The remaining issues raised by the FTC relate to the collection and use of consumer personal information, including financial information.  The FTC has been focused on privacy and security concerns relating to consumer information for a number of years now, and the adoption of mobile devices, combined with the ability to use these devices to access financial services, has heightened these concerns. Nevertheless, the FTC’s general privacy framework still applies, meaning that companies should still provide consumers with notice and choice regarding the collection, use, storage, and sharing of their information.


The FTC has focused over the past few years on privacy issues raised by the adoption of mobile technologies and the interconnectedness of consumer devices.  As the comments note, the “FTC held three roundtables in 2009-2010, followed by a preliminary and final report setting forth a framework for addressing privacy in today’s marketplace.”  This framework includes: (1) privacy by design; (2) consumer choice at “key decision-making moments”; and (3) transparency.  These principles are technology-neutral, and the FTC will continue to apply them to all products and services that use, store, and share personal information.  In short, even in the mobile space, just as with traditional web browsing, companies should provide clear disclosures about their collection, use, and sharing of consumer information so that consumers can make informed decisions about the apps they download and use.


The FTC commented that “technological advances in the mobile payment marketplace actually offer the potential for increased data security for financial information,” such as by deploying encryption throughout the entire payment process.  The FTC’s concern in this regard is that companies may not be appropriately leveraging the available security features that mobile technologies provide.  As such, the FTC has, in addition to bringing a number of enforcement actions, provided guidance to app developers on how to approach mobile security.  This guidance, as the comments indicate, encourages developers to know and understand what data their apps will collect and store, and advises that developers use encryption for the transmission of all types of important data, especially because these devices are often connected to the Internet in public spaces that may provide opportunity for intercepting communications.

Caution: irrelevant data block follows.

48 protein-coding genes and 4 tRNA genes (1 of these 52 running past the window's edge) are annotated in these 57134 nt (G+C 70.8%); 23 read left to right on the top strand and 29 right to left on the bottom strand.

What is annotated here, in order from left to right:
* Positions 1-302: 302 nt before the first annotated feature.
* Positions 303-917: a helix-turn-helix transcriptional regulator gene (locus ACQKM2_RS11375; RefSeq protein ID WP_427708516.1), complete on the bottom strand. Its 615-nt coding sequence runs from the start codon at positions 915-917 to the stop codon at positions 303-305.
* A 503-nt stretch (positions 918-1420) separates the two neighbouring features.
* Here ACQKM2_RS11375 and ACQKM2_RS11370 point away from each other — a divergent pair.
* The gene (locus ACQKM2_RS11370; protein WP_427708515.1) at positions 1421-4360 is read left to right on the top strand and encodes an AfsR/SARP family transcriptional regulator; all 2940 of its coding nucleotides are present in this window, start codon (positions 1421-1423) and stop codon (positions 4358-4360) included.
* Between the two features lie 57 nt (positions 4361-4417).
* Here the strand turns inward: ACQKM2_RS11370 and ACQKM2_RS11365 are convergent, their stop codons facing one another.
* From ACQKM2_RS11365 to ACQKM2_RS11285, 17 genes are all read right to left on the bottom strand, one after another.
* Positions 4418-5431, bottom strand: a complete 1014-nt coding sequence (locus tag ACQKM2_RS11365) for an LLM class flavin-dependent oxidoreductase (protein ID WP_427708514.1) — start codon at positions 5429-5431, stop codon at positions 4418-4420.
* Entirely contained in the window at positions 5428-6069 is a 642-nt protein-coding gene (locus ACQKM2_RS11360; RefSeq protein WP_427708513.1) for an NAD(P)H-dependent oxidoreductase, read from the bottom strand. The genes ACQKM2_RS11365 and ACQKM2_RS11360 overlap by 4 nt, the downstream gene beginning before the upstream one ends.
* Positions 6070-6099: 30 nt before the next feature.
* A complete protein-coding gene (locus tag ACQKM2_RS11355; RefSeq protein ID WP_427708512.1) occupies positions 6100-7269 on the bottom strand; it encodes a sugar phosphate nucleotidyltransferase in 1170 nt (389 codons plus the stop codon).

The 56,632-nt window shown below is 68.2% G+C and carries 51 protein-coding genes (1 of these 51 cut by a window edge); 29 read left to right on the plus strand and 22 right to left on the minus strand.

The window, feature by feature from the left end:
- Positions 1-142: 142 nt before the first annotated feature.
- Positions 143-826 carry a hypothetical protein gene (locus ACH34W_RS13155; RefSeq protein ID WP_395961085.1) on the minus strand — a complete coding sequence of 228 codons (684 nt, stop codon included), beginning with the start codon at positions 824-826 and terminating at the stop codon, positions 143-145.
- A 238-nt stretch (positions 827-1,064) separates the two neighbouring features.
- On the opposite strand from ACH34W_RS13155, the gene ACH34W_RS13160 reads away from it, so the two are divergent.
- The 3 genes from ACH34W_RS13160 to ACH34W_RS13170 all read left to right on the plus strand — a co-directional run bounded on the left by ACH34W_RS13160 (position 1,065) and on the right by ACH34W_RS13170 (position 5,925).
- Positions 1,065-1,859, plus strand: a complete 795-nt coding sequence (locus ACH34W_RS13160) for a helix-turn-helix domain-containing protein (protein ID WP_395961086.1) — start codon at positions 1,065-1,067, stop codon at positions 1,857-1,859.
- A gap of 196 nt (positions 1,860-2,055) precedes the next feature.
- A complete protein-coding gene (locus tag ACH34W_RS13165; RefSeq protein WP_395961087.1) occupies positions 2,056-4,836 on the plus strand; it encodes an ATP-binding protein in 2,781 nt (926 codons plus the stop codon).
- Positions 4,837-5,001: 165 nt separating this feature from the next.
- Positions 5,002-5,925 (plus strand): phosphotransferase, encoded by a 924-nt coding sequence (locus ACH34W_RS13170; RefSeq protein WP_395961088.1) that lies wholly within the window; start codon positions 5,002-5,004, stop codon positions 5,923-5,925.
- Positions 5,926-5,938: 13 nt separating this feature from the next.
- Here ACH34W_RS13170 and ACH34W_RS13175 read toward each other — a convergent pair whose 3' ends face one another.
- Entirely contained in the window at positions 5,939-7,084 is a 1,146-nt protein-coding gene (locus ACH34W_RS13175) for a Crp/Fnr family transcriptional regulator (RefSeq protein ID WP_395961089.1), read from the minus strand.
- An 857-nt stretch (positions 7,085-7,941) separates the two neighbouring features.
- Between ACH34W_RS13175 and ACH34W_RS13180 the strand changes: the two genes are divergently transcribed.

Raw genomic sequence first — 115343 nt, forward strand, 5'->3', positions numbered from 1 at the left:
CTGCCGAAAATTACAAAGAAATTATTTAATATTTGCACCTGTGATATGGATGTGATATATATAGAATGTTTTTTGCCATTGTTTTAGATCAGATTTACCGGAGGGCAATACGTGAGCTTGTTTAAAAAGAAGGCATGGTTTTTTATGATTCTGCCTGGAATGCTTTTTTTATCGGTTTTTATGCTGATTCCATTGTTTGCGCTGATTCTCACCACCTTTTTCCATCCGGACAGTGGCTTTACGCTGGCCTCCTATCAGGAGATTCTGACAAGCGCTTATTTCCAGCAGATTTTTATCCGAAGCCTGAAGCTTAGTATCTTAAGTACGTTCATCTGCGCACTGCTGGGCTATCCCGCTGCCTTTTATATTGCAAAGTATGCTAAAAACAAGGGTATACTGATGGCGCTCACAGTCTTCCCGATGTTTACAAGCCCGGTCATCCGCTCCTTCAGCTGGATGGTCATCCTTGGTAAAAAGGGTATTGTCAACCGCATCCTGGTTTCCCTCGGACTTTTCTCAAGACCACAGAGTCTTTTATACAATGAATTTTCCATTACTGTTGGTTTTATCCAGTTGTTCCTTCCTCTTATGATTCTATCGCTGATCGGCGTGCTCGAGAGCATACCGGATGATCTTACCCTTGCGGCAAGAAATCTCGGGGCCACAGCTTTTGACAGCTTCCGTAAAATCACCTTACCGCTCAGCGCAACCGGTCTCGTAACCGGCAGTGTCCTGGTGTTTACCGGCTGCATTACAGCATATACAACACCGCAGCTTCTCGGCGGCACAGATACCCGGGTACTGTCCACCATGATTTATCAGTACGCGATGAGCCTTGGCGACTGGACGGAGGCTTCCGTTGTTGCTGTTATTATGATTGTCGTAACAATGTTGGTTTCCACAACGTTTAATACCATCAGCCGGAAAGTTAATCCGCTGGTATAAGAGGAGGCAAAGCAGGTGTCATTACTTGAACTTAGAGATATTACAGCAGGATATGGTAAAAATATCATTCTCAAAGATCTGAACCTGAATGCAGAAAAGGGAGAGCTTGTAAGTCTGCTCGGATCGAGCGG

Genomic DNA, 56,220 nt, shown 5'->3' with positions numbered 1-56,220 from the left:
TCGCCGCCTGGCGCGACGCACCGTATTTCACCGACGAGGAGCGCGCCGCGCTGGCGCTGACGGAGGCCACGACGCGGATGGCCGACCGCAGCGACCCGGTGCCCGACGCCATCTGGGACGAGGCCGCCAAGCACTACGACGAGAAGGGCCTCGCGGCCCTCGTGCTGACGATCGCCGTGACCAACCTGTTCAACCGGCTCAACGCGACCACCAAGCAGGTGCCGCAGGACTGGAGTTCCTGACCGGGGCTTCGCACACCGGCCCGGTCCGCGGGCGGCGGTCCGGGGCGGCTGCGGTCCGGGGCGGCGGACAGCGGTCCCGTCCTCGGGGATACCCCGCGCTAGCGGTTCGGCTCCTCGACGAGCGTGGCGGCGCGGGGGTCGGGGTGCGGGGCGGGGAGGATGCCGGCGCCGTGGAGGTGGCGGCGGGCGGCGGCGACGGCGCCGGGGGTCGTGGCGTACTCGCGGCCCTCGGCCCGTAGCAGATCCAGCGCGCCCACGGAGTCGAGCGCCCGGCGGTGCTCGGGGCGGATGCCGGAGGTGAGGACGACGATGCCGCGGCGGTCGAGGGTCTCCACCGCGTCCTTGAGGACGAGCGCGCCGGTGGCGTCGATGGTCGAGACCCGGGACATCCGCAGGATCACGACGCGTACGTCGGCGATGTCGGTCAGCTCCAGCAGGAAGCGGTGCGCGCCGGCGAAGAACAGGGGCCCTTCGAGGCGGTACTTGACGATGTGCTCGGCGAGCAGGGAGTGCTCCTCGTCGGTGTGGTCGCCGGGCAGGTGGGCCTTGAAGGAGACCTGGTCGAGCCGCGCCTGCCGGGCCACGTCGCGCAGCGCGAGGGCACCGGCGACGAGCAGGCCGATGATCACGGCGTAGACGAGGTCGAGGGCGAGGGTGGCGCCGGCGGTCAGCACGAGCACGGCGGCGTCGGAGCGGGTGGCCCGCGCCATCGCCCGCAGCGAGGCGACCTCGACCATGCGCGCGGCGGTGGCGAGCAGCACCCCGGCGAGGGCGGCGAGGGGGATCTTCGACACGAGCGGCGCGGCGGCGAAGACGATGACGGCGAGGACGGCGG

Big Data

Finally, the FTC also sees the issue of “big data” in play in the mobile financial products and services space. Specifically, the FTC noted that its concern about the practices of data brokers generally applies with renewed force in the mobile space, because of the “potential for new companies operating in this environment to violate traditional laws governing collection and use of consumer data, such as the [Fair Credit Reporting Act].”  That   said, mobile financial services also raise concerns about the potential for data brokers to collect and sell large volumes of sensitive data, which the FTC suggests could be used to discriminate against certain consumers.  The FTC explained that the Commission has examined these concerns in depth in its recent report on data brokers (Data Brokers: A Call for Transparency and Accountability) and in a public workshop that took place just after the FTC submitted its comment letter to the CFPB (Big Data: A Tool for Inclusion or Exclusion?). Notably, the FTC’s comments offer no recommendations or guidance on how to mitigate or address the concerns raised by data brokers and “big data” in the mobile space, which suggests that the FTC is still considering how it will address the issue.

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The FTC’s comments make clear that the Commission, particularly the FTC’s Bureau of Consumer Protection, sees itself as a key player in the enforcement and oversight of providers of mobile financial services technologies such as apps.  Furthermore, the FTC has begun to identify consumer protection issues specific to mobile apps that offer financial services such as “wallets” for smaller purchases.  Nevertheless, the FTC’s general regulatory principles—transparency and choice for consumers regarding the collection and use of their personal information—also apply seamlessly in the mobile space. As the CFPB turns its attention to this area as well, companies will need to make sure that they take into consideration not only the FTC’s expectations, but also those of the CFPB.